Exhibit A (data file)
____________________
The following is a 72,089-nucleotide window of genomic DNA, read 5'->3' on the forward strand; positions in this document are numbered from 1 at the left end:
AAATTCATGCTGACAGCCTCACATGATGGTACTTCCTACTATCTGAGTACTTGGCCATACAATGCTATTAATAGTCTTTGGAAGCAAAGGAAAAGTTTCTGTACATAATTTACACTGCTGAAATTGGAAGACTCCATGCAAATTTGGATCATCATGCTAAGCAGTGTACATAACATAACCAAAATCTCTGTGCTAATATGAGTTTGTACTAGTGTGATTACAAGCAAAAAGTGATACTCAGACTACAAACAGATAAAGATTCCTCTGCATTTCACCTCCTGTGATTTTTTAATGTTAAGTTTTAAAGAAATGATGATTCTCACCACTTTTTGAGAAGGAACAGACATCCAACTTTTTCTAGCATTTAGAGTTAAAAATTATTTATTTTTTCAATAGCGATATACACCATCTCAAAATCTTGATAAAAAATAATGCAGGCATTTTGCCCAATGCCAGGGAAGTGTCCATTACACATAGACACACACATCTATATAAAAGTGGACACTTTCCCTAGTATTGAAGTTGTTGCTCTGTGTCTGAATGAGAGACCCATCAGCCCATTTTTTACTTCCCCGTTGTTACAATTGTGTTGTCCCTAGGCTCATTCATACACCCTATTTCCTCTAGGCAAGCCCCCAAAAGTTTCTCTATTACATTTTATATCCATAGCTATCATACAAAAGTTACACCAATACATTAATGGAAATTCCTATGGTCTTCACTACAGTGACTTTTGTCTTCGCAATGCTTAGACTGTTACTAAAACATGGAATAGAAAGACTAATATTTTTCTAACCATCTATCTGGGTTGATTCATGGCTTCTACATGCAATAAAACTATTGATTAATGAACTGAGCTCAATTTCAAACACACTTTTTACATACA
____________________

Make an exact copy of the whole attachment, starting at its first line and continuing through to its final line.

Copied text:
The following is a 72,089-nucleotide window of genomic DNA, read 5'->3' on the forward strand; positions in this document are numbered from 1 at the left end:
AAATTCATGCTGACAGCCTCACATGATGGTACTTCCTACTATCTGAGTACTTGGCCATACAATGCTATTAATAGTCTTTGGAAGCAAAGGAAAAGTTTCTGTACATAATTTACACTGCTGAAATTGGAAGACTCCATGCAAATTTGGATCATCATGCTAAGCAGTGTACATAACATAACCAAAATCTCTGTGCTAATATGAGTTTGTACTAGTGTGATTACAAGCAAAAAGTGATACTCAGACTACAAACAGATAAAGATTCCTCTGCATTTCACCTCCTGTGATTTTTTAATGTTAAGTTTTAAAGAAATGATGATTCTCACCACTTTTTGAGAAGGAACAGACATCCAACTTTTTCTAGCATTTAGAGTTAAAAATTATTTATTTTTTCAATAGCGATATACACCATCTCAAAATCTTGATAAAAAATAATGCAGGCATTTTGCCCAATGCCAGGGAAGTGTCCATTACACATAGACACACACATCTATATAAAAGTGGACACTTTCCCTAGTATTGAAGTTGTTGCTCTGTGTCTGAATGAGAGACCCATCAGCCCATTTTTTACTTCCCCGTTGTTACAATTGTGTTGTCCCTAGGCTCATTCATACACCCTATTTCCTCTAGGCAAGCCCCCAAAAGTTTCTCTATTACATTTTATATCCATAGCTATCATACAAAAGTTACACCAATACATTAATGGAAATTCCTATGGTCTTCACTACAGTGACTTTTGTCTTCGCAATGCTTAGACTGTTACTAAAACATGGAATAGAAAGACTAATATTTTTCTAACCATCTATCTGGGTTGATTCATGGCTTCTACATGCAATAAAACTATTGATTAATGAACTGAGCTCAATTTCAAACACACTTTTTACATACA